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TataMonk

by Alex de Grassi & Quique Cruz

Most record stores don't have a section labeled "Andean Jazz," but if TataMonk, a wonderful North-meets-South collaboration between guitarist Alex De Grassi and Chilean-born flutist Quinque Cruz, catches on, they may need to make another genre heading. TataMonk sets de Grassi's jazz-inflected acoustic guitar pickings and Cruz's Andean flutes and charangos (Andean stringed instruments) against the delicate jazz trio backdrop of pianist Michael Bluestein, bassist Jon Evans, and drummer Dan Foltz. It's a delicious cross-cultural pollination that successfully mixes traditional Andean melodies and instruments with jazz rhythms and harmonies. Fans of de Grassi's popular Windham Hill solo guitar recordings won't be disappointed, as his distinctive fingerstyle guitar work is happily in the forefront through most of the recording. But TataMonk stands out because of the ingenious and unusual context in which de Grassi places himself. As he explains in the liner notes, the wind instruments played by Cruz are traditionally only heard by themselves, and the juxtaposition of the traditional Andean folk melodies with de Grassi's plucked guitars and the jazz trio backing makes for a beautifully unique sound. On pieces like "Alba," a traditional Ecuadorian melody (here enhanced with odd-metered improvisations), and "Akamani," in which pipe flute melodies meet free-floating jazz swing rhythms, it's clear that de Grassi and Cruz have found a compelling musical blend. --Ezra Gale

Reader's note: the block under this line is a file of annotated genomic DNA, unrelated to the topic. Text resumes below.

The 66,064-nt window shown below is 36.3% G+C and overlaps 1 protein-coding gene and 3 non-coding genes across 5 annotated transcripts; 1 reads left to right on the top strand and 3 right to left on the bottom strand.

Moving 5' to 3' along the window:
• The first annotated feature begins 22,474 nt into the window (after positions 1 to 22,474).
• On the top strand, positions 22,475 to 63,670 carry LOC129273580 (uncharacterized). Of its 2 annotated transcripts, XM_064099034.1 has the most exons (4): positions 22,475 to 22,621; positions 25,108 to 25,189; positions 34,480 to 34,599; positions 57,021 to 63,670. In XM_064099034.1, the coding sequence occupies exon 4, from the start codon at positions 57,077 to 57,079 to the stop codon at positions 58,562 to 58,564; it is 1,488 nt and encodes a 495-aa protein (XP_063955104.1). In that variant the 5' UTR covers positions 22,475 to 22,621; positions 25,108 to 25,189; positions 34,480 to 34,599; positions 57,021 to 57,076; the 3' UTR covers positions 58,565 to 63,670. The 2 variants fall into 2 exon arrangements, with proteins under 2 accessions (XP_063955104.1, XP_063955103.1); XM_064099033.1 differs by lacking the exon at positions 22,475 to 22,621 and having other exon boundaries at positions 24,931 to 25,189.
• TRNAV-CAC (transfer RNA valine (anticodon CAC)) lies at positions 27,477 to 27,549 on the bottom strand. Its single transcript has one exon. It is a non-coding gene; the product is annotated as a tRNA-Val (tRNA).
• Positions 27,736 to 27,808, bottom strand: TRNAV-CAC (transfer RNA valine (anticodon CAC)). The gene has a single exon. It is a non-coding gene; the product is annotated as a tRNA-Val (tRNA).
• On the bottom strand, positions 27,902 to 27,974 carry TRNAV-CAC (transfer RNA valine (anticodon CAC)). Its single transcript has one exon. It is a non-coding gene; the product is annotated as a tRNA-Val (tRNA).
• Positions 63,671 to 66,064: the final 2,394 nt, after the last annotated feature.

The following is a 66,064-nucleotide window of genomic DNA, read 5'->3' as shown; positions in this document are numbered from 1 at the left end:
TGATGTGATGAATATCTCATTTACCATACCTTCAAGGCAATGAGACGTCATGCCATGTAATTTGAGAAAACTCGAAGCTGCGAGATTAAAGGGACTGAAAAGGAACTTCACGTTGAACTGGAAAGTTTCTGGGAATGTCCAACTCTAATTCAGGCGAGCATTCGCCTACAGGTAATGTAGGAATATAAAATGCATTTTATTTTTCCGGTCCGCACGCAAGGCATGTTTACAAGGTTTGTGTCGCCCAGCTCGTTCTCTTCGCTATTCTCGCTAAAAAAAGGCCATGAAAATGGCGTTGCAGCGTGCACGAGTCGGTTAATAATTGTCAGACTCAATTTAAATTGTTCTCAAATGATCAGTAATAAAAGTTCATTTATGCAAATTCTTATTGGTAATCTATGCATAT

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    Alex De Grassi and Quique Cruz
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    Alex De Grassi and Quique Cruz
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    Alex De Grassi and Quique Cruz
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    Alex De Grassi and Quique Cruz